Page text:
ARLINGTON -- The Rev. Dennis Wiles stepped to the front of NorthPointe Baptist Church and paused before he began.
"This is not Clint's funeral," Wiles told the congregation Sunday. "Today, we will worship Jesus."
But tears fell as Wiles spoke of the Rev. Clint Dobson, the young, engaging Baptist preacher who had stood before this congregation for so many Sundays, speaking in the friendly, conversational style for which he was known.
Dobson, 28, was found slain at the church Thursday, and his assistant, Judy Elliott, severely beaten. A suspect with a criminal history dating back a decade was arrested and a capital murder charge is pending. Police have said that robbery appears to have been the motive.
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About 225 church and community members filled the Arlington sanctuary, which has about 70 on an average Sunday. Church leaders brought in extra chairs, and mourners lined the back of the church. In the lobby, people paused at a memorial of flowers and a large framed photo of a smiling Dobson.
Clutching their well-thumbed Bibles to their chests, participants sang hymns including It Is Well With My Soul and Jesus Paid it All. Dobson's and Elliott's families attended the service.
It began with a reading of Psalm 46, which begins: "God is our refuge and strength, an ever-present help in trouble."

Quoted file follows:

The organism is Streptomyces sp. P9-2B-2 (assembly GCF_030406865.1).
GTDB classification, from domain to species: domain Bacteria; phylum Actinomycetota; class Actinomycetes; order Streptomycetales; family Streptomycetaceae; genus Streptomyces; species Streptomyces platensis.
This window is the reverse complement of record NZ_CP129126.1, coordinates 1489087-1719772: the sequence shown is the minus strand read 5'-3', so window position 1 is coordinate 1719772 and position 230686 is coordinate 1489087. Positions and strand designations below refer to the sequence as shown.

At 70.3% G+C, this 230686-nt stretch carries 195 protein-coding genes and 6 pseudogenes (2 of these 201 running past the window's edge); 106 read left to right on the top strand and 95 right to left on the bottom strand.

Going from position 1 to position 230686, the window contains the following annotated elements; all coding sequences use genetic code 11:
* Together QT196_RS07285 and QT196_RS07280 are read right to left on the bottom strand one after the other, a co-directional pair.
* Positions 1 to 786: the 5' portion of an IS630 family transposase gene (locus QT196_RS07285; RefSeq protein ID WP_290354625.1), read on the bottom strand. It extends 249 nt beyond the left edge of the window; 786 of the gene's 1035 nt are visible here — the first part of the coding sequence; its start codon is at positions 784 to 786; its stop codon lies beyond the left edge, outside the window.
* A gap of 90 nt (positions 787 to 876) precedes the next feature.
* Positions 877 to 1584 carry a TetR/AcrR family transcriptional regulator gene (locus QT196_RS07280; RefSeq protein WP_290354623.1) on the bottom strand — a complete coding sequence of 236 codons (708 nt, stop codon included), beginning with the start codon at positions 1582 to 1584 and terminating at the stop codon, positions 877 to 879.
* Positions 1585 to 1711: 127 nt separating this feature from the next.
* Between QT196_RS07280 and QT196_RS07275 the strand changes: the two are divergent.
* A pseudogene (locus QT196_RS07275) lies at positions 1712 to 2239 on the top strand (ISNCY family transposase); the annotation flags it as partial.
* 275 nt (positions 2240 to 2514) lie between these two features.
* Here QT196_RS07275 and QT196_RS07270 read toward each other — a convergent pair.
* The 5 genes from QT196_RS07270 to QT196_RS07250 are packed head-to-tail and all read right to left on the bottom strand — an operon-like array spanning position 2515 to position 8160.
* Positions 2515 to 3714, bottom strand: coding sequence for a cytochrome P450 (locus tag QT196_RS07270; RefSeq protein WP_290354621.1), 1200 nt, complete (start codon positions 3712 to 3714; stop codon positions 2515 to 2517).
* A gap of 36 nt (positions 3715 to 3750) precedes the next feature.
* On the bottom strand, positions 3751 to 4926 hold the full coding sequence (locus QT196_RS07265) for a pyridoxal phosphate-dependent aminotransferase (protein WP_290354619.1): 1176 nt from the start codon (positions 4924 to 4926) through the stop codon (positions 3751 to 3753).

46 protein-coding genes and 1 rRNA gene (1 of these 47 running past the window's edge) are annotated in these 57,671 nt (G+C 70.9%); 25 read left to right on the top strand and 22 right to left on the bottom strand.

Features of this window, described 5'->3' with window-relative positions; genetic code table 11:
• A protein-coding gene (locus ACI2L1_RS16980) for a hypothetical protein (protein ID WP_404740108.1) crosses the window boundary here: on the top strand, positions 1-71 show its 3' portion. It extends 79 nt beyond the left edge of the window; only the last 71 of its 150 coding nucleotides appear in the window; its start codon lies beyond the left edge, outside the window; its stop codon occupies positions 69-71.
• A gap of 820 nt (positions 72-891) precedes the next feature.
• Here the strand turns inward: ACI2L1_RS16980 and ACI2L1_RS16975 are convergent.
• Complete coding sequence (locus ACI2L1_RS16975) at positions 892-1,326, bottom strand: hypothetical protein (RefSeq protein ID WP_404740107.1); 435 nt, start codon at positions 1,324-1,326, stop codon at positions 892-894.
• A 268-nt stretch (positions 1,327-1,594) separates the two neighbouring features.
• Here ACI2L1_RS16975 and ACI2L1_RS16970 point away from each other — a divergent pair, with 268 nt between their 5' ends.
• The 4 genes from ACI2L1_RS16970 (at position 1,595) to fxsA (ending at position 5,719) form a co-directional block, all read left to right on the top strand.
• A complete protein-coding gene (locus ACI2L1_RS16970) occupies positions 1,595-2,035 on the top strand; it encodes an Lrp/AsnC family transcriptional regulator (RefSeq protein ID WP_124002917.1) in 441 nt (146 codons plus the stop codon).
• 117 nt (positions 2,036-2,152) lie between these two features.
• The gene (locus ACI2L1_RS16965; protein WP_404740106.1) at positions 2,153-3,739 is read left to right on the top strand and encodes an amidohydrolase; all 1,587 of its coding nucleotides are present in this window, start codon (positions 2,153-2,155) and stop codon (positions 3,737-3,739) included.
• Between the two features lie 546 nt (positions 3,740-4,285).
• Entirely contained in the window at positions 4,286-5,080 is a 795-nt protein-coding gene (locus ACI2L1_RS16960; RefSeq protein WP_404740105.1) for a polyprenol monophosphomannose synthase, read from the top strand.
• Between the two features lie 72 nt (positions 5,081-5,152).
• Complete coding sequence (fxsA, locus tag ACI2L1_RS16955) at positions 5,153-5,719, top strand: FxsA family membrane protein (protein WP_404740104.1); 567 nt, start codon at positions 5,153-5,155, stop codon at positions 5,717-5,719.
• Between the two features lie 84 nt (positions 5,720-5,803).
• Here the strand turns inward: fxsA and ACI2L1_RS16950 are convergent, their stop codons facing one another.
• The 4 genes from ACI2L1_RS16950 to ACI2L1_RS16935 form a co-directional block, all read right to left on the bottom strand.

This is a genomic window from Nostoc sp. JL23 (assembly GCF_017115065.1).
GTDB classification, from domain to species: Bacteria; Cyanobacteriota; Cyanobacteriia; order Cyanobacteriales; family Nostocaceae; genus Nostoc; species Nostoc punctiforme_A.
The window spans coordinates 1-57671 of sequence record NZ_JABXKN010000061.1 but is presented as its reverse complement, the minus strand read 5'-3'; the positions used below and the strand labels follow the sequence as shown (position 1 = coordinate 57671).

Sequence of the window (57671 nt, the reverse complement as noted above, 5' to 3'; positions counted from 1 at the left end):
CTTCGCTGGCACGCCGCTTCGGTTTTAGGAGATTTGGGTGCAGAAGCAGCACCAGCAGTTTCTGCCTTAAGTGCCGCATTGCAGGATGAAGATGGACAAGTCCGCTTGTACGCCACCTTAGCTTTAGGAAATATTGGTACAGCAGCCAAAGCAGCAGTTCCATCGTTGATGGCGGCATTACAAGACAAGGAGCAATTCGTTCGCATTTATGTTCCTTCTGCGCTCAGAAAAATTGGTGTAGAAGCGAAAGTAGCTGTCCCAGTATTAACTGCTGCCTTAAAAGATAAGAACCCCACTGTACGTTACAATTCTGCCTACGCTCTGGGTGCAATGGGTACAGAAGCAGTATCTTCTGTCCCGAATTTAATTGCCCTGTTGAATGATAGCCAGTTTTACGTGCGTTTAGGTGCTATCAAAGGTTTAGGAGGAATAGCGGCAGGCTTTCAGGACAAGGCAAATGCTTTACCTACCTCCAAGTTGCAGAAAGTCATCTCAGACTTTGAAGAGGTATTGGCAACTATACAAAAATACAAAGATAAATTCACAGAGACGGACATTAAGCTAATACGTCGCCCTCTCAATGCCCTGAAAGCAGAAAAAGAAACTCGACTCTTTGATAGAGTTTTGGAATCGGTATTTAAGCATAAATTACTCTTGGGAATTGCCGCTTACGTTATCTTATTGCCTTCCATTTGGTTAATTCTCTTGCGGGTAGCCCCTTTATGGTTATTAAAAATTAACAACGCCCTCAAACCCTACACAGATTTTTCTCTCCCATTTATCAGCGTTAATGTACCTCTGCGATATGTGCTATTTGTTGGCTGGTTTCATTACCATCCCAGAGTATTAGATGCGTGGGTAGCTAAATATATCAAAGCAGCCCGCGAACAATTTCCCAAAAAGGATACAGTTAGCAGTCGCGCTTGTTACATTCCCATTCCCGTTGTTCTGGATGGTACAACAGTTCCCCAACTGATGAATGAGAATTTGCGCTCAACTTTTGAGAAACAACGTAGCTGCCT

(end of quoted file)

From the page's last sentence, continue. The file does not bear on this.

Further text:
Wiles, senior pastor of First Baptist Church Arlington, for which NorthPointe is a satellite, urged parishioners to seek comfort and to trust in God.
"Turmoil is not a permanent state," Wiles said. "It is a seasonal affliction. ... Jesus knew that."
Still, the questions will come, Wiles said. Why did this happen? Where was God on Thursday morning? What kind of God would let this happen?
"Anybody can believe when they see. What about when darkness sets in?
"We walk by faith," Wiles said, "not sight."
Dobson had worked at First Baptist since 2007. Before that, he earned a bachelor's degree at Baylor University and attended Truett Theological Seminary, where he won a top preaching award.
David McDurham, a friend of Dobson's and minister of church communications, said Dobson was a gifted orator with a relaxed style that drew people to him. His sermons were intellectual, yet relatable; Dobson could throw in a Greek word or two, which he was known to do, while keeping the congregation riveted, McDurham said.
Wiles thanked the Arlington community and Police Department, which he said have rallied behind the church and worked tirelessly.
"We are grateful," Wiles said, "and we are humbled."
In life, he said, Dobson provided an example for everyone to follow.
"Clint Dobson has claimed his place in the company of the redeemed," Wiles said. "He was ready."
After the service, church members hugged one another and wiped away tears, stealing last glances at the framed photograph of the young preacher.